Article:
Date of Award

4-2019

Degree Type

Thesis

Degree Name

Master of Science

Department

Psychology

Program

Other

Program

Applied Behavior Analysis

First Advisor/Chairperson

Dr. Jacob Daar

Abstract

The overall world population is aging. One of the most prevalent age-related diseases is dementia. Dementia is a disease that affects remembering behaviors which in turn affects every aspect of an individual’s quality of life. Currently there is no cure for dementia, however treatment success encompasses increasing the time that an individual can function independently as well as slowing the rate of the decline. Acceptance and Commitment Training (ACT) has been used effectively with older adults to regulate emotions and to formulate new values. The purpose of this study was to evaluate how an ACT intervention would improve both immediate and delayed tacts. Results indicated that all three participants had improved scores on immediate and delayed tacts. Two of the three participants improved on the Saint Louis University Mental Status Examination, while one participant had a one-point decline. All individuals either remained stable or improved on the mindfulness awareness scores. This study expands upon the limited research available on the utility of ACT on adults with dementia. Implications of this study suggest that ACT may be a beneficial intervention to prolong remembering behaviors in individuals who have been diagnosed with dementia.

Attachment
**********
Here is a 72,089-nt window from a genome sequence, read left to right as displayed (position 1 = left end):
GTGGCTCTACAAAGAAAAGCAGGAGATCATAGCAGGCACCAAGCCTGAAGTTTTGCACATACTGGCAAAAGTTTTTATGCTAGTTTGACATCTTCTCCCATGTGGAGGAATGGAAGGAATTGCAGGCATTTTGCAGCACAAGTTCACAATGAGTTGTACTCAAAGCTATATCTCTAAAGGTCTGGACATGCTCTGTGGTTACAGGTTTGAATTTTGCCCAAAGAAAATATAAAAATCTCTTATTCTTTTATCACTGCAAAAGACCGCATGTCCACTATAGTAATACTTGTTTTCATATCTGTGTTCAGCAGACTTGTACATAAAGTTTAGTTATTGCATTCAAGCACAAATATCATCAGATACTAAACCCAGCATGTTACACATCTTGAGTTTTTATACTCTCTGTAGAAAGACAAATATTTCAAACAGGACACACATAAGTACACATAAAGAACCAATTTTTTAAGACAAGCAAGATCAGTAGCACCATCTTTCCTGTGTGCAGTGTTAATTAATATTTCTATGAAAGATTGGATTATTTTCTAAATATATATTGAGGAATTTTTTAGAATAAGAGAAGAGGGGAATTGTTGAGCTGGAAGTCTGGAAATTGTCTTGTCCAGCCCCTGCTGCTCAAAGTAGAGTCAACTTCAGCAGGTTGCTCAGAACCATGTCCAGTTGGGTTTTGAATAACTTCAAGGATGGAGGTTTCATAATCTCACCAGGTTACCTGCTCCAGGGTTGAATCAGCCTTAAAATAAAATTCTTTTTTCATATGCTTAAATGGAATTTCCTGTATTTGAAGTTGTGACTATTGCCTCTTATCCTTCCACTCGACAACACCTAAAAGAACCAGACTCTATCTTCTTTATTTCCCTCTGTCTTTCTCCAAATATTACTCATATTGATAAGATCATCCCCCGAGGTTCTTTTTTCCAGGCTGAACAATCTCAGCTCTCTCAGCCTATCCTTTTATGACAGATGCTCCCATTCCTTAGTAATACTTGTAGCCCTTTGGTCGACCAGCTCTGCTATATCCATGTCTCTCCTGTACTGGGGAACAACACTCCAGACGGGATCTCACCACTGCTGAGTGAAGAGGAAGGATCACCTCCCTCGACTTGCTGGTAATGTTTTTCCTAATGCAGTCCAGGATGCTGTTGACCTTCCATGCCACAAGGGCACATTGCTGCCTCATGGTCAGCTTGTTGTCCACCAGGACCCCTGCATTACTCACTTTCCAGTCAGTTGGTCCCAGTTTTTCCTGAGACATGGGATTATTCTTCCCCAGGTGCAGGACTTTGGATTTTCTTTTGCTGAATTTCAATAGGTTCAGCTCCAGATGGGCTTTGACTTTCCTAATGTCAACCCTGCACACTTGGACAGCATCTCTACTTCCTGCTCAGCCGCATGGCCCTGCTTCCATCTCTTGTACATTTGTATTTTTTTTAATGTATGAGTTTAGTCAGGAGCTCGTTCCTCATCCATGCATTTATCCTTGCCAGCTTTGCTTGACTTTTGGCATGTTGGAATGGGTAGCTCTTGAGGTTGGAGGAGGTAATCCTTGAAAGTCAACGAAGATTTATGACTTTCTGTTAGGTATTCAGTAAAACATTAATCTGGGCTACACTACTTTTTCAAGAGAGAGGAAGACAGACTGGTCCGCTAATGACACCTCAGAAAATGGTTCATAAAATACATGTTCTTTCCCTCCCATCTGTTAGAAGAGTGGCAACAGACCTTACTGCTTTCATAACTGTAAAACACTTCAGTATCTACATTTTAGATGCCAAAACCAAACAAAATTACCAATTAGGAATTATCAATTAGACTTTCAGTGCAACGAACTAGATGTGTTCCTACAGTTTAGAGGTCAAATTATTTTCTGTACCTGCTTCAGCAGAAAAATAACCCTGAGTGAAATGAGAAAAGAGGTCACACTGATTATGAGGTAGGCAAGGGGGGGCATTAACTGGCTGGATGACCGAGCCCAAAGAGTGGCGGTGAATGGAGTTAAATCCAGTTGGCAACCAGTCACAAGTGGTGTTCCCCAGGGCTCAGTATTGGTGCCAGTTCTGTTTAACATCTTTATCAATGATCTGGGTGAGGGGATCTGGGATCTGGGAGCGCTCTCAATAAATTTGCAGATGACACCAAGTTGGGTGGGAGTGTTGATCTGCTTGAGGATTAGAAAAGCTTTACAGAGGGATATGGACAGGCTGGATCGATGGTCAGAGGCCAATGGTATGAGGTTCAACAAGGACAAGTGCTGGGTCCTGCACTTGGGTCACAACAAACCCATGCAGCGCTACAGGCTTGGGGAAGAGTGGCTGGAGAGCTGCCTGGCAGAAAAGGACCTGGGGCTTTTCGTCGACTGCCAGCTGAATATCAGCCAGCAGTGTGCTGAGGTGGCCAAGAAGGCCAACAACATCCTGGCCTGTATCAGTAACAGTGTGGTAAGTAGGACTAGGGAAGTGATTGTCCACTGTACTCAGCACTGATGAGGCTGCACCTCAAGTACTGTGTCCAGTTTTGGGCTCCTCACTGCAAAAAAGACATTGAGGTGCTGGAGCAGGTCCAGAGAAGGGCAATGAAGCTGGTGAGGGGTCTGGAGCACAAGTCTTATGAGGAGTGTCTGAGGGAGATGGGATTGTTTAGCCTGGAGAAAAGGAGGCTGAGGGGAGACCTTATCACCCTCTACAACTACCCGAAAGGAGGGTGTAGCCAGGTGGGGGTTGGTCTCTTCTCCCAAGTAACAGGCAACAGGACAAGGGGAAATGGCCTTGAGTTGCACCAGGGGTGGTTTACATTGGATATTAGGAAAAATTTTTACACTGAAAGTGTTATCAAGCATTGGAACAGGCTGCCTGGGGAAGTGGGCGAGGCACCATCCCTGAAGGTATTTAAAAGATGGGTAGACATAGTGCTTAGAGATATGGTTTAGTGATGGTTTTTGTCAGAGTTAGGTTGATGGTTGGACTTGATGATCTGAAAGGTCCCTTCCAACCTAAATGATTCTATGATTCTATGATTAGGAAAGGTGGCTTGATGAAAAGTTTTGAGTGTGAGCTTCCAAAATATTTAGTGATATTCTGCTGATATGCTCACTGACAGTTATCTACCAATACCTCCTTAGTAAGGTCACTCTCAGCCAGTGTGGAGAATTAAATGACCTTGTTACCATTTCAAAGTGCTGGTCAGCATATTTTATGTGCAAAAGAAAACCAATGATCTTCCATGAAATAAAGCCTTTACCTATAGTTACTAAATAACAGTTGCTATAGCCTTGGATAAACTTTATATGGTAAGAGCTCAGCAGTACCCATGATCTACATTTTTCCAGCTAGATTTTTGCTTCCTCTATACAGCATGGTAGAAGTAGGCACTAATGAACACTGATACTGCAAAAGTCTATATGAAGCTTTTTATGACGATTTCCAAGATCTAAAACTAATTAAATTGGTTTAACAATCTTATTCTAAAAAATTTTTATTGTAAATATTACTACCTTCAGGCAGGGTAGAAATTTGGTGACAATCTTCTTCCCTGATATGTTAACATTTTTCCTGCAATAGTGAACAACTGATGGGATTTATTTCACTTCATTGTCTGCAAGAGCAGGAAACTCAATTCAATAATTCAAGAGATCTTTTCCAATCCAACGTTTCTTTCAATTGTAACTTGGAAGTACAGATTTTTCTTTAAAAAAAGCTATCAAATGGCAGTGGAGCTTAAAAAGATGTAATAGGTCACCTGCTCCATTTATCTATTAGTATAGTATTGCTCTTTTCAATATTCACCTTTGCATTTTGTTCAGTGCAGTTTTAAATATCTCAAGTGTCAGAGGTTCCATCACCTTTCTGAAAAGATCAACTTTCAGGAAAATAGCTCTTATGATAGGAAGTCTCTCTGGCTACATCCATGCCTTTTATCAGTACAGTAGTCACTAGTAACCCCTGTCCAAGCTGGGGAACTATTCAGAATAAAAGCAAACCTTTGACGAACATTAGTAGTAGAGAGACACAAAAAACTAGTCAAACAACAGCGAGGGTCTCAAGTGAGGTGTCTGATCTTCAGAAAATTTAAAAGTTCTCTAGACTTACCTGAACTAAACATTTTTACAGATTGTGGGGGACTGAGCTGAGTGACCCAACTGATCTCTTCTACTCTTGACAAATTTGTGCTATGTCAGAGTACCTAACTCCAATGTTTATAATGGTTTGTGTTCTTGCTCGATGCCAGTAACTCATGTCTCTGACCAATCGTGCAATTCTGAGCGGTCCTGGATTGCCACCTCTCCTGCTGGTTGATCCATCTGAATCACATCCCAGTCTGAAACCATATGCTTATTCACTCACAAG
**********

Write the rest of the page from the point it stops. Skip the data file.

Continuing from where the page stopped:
Access Type

NMU Users Only

Justification for Restricting Access

I have restricted it to NMU users only as a second segment to this study involving research is ongoing and I am seeking future publication.

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